Project management is the process of planning, overseeing, and delivering projects in an organized manner. While we all use a form of it in our daily lives to complete tasks like going on vacation or adopting a pet, in business, the term project management refers to a specific practice comprising five distinct stages.
In this chapter, we’ll outline what that practice is and why it’s useful. Plus, we’ll examine the role and skills of a project manager.
What is a project?
According to the Project Management Institute (PMI), a project is a temporary endeavor undertaken to create a unique and valuable product, service, or result.
Projects can be of any scale or complexity but must have a definitive start and end. Examples of projects include recording a song and constructing a new city from scratch.
A collection of related projects, managed as a group to achieve efficiencies of scale, is a program. For example, a construction company may have a program to build Ocean Homes that includes projects to build apartments, a fitness facility, a community center, and a luxury hotel.
What does a project manager do?
A project manager or PM is responsible for planning the project and ensuring it gets completed. They must work with stakeholders, project teams, and sponsors to create a project management plan. Large projects might have multiple project managers, often reporting to a program manager.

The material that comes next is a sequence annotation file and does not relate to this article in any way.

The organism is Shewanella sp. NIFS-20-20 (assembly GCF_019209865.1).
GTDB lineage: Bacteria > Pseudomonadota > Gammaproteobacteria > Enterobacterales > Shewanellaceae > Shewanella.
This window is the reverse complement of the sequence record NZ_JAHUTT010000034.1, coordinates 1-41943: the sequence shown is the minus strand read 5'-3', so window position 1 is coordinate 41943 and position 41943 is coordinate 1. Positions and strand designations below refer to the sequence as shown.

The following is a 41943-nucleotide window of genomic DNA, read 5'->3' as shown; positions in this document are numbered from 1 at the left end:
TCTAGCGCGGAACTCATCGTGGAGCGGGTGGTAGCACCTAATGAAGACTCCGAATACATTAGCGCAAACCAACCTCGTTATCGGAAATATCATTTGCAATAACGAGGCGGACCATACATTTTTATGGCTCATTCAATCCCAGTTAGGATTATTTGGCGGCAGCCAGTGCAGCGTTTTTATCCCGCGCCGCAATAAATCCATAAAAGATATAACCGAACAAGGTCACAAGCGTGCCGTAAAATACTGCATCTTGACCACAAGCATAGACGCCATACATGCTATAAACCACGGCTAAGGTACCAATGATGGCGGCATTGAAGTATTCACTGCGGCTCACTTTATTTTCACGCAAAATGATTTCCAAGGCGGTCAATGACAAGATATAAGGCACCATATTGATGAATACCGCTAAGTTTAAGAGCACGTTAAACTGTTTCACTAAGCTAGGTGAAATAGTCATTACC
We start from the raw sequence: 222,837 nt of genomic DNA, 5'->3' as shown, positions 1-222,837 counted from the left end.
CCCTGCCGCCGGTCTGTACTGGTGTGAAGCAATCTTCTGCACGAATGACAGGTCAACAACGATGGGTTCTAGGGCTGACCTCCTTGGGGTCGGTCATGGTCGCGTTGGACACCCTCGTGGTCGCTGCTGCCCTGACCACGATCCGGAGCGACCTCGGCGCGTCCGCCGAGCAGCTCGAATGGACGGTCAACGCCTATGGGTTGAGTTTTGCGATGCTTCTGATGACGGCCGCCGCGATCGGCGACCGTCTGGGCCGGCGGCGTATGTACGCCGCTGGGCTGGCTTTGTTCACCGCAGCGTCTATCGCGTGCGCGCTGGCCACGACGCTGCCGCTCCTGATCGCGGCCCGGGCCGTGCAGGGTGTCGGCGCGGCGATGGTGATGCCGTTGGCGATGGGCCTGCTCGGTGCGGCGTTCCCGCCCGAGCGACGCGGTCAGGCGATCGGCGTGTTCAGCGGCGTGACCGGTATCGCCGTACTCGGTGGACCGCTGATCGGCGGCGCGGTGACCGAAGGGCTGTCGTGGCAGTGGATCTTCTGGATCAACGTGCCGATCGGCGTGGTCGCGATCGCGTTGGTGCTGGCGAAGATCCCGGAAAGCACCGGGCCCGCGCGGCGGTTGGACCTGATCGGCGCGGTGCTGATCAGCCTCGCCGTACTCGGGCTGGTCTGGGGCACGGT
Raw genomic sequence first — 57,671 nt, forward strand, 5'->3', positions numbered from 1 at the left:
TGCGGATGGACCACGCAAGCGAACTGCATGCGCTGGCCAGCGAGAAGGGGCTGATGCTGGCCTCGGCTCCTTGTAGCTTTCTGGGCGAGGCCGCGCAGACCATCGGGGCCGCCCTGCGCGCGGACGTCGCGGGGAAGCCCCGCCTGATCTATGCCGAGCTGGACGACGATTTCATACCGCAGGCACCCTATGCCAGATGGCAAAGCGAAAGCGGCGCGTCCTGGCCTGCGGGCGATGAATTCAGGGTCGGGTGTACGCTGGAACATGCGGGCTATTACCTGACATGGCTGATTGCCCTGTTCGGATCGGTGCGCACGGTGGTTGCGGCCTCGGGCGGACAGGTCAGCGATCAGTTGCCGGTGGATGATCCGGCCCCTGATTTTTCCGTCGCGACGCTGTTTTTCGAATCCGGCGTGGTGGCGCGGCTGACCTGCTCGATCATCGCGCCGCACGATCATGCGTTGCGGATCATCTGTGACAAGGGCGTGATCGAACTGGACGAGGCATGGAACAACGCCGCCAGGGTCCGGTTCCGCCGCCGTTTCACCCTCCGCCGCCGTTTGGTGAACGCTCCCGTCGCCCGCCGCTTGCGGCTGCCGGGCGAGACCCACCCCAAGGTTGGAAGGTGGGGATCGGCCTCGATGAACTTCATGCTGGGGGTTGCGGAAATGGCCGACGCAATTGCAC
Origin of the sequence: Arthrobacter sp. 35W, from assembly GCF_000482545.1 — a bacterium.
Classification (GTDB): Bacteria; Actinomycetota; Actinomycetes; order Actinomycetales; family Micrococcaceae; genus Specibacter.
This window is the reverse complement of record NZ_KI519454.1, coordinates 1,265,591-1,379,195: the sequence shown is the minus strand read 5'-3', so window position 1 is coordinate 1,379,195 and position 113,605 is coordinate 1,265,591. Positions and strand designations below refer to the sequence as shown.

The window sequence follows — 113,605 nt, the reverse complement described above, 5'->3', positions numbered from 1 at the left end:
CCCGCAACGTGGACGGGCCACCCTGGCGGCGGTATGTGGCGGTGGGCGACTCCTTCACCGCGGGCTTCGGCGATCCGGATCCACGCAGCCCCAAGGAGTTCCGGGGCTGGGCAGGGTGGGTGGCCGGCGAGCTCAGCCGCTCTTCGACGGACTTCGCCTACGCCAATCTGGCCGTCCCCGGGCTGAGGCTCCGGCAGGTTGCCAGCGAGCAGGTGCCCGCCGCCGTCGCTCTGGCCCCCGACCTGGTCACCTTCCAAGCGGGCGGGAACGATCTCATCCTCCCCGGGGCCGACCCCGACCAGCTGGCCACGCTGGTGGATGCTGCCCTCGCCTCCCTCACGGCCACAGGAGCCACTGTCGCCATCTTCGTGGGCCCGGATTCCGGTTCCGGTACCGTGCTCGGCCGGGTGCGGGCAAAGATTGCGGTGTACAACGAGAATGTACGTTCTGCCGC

The PM must fulfill many roles and responsibilities while managing a project including:
- Defining the scope of a project
- Planning and sequencing activities
- Planning and managing resources
- Developing schedules
- Estimating time and costs
- Developing and managing budgets
- Analyzing and managing risk
- Team building and team leadership
What are the six most essential project management skills?
- Organizational skills – time management, planning, and forecasting (making smart predictions and estimates)
- Technical skills – expertise in project management software, tracking, and monitoring
- Financial skills – budgeting, reporting
- Soft skills – communication, listening, negotiation
- Leadership – team management, conflict resolution, motivation
- Unflappability – adaptability, problem-solving, staying cool under pressure
What is the definition of project management?
Project management is defined as the practice of applying knowledge, skills, tools, and techniques to deliver something unique and of value—a product, service, or result—according to specific requirements.
What are the five stages of project management?
In this opening phase, the goal is to justify, define and authorize the project. A business case is developed that captures the reason for undertaking the project, and a feasibility study is completed to assess whether the project is possible.
The sponsor and key stakeholders are identified, and a team is built to deliver the project by first creating job descriptions for key roles and then finding the best people to fill them.
To give the project the authority to exist, a project charter is created and signed off by the sponsor. This formal document gives the project manager authority over the internal project activities and over the money, people, and other organizational resources necessary to accomplish the project.
The charter also lays out the project’s objectives (what it aims to accomplish) and requirements (a group of tasks or conditions that must be completed to finish the project successfully).
In this phase, a roadmap is developed for everyone involved in the project to follow. Goals are set, the scope of the project is defined, and the cost of the project is estimated.